Selling Your Private Business


In a recent article in the Globe and Mail, “Why You Shouldn’t Hire a Real Estate Agent to Sell Your Business”, Chris Griffiths discusses why selling an operating company can be complex and beyond the expertise of a real estate agent.

Specifically, he correctly points out that selling a business is inherently more complicated than a straightforward transfer of real estate.  Buyers will typically want detailed financial and business information related to the subject business.  Valuating an operating businesses is complicated, often requiring an in-depth knowledge of the business and industry.  Negotiating terms of purchase and sale are complex and get adjusted for the performance of the business.

He also points out that most real estate agents are not equipped to facilitate the purchase or sale of an operating business.  This is not their area of expertise.  Instead, you will want to engage a knowledgeable and experienced business broker or similar intermediary.

What the article does not mention is that as much as it is important to hire the right broker or intermediary, it is equally important to engage legal counsel who has the requisite expertise to help guide you through the sales process, identify legal risks and offer solutions, negotiate the terms of purchase and sale, and properly document and close the transaction.  Any buyer or vendor of a business will want to hire a business lawyer who specializes in these types of transactions.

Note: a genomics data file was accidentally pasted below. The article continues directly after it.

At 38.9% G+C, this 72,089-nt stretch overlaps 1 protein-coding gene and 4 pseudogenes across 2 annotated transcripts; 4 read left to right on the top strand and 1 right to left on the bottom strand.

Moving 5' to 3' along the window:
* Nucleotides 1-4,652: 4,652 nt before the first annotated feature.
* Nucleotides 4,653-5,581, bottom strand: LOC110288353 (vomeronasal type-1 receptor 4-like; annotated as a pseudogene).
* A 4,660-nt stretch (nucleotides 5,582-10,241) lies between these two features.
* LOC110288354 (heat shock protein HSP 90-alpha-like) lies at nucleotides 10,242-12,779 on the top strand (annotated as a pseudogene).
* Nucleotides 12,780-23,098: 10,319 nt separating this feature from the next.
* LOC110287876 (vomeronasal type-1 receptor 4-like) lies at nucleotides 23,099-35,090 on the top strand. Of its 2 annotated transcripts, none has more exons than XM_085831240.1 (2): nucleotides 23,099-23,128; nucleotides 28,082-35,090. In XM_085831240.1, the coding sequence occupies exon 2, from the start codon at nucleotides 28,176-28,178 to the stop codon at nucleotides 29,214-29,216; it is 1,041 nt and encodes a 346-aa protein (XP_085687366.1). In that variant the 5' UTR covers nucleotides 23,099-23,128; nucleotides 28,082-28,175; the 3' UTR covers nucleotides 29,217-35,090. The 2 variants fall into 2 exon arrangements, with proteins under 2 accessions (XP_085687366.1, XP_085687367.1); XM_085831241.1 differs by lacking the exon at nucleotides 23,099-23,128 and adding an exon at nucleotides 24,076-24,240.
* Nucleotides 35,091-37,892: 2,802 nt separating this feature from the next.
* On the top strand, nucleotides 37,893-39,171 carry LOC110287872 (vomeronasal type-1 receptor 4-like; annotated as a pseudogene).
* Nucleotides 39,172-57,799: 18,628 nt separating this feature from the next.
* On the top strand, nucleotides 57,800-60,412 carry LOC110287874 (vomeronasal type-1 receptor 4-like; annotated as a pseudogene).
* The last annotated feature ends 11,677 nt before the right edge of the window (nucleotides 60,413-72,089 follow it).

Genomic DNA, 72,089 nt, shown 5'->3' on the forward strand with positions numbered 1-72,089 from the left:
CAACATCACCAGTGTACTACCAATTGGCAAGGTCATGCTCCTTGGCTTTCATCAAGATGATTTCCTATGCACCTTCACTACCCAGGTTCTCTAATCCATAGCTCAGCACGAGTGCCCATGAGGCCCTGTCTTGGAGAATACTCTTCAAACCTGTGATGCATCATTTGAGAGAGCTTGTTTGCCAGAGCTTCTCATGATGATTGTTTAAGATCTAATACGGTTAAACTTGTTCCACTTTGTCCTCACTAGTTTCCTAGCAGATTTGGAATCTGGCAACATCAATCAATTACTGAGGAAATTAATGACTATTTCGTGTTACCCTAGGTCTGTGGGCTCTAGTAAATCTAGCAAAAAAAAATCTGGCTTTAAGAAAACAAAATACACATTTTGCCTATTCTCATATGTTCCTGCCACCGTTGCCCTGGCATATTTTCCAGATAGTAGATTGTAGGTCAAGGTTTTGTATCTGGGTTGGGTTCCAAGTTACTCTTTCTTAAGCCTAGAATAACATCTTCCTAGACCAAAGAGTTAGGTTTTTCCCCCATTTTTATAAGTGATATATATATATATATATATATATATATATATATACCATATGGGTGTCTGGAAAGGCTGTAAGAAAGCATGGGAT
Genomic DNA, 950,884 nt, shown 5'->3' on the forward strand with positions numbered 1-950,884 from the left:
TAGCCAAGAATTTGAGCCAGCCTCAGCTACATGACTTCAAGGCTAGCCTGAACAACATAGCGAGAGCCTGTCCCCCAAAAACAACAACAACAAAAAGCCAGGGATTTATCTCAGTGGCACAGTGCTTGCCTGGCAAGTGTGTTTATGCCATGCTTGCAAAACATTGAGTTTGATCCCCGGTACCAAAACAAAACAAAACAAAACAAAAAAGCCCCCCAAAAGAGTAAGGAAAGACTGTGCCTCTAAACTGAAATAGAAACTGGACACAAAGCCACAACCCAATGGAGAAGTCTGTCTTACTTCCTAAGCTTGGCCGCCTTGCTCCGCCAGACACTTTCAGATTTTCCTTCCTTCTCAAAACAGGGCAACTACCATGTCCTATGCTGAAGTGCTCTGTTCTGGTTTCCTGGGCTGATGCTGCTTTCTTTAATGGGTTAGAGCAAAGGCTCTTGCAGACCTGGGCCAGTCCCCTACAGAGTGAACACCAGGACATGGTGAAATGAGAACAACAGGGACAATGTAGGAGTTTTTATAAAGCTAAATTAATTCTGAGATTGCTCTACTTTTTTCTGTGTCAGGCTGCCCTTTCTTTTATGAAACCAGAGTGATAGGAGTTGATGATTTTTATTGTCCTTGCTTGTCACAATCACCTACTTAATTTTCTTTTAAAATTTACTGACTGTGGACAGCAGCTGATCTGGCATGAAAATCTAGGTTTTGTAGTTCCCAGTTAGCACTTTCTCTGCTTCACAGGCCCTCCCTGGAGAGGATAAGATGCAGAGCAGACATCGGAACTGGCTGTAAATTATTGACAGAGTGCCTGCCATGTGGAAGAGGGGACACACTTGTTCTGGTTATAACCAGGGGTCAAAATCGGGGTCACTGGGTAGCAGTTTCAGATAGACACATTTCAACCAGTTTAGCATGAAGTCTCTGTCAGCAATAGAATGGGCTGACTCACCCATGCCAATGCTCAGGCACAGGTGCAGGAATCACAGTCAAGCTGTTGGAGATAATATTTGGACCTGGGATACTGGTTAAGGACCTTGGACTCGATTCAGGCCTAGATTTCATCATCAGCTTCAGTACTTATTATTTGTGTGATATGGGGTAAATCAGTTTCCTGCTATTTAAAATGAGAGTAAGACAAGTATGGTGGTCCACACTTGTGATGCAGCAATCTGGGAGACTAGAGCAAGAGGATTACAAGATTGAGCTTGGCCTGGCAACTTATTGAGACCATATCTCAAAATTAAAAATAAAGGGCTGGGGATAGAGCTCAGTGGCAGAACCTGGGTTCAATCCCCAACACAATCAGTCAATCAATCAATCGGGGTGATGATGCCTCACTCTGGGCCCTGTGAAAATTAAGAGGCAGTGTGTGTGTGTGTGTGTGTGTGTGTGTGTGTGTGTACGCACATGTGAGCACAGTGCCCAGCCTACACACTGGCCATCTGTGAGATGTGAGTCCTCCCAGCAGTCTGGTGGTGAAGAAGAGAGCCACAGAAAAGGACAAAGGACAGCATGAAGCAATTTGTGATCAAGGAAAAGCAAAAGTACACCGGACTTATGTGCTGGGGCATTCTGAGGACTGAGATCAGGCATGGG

I recall one file where a party to a transaction involving the purchase and sale of shares in a private company hired a real estate agent who proposed using the standard form residential real estate purchase contract to govern the transaction.  Many provisions in such contracts which may be relevant to the sale of a residential home, such as whether the kitchen appliances and window blinds are included in the sale, are wholly inapplicable to the sale of shares of a private company. Needless to say, this was nothing less than trying to fit a square peg through a round hole.  Neither party would have been well served.

DISCLAIMER: Because of the generality of this update, the information provided herein may not be applicable in all situations and should not be acted upon without specific legal advice based on particular situations.

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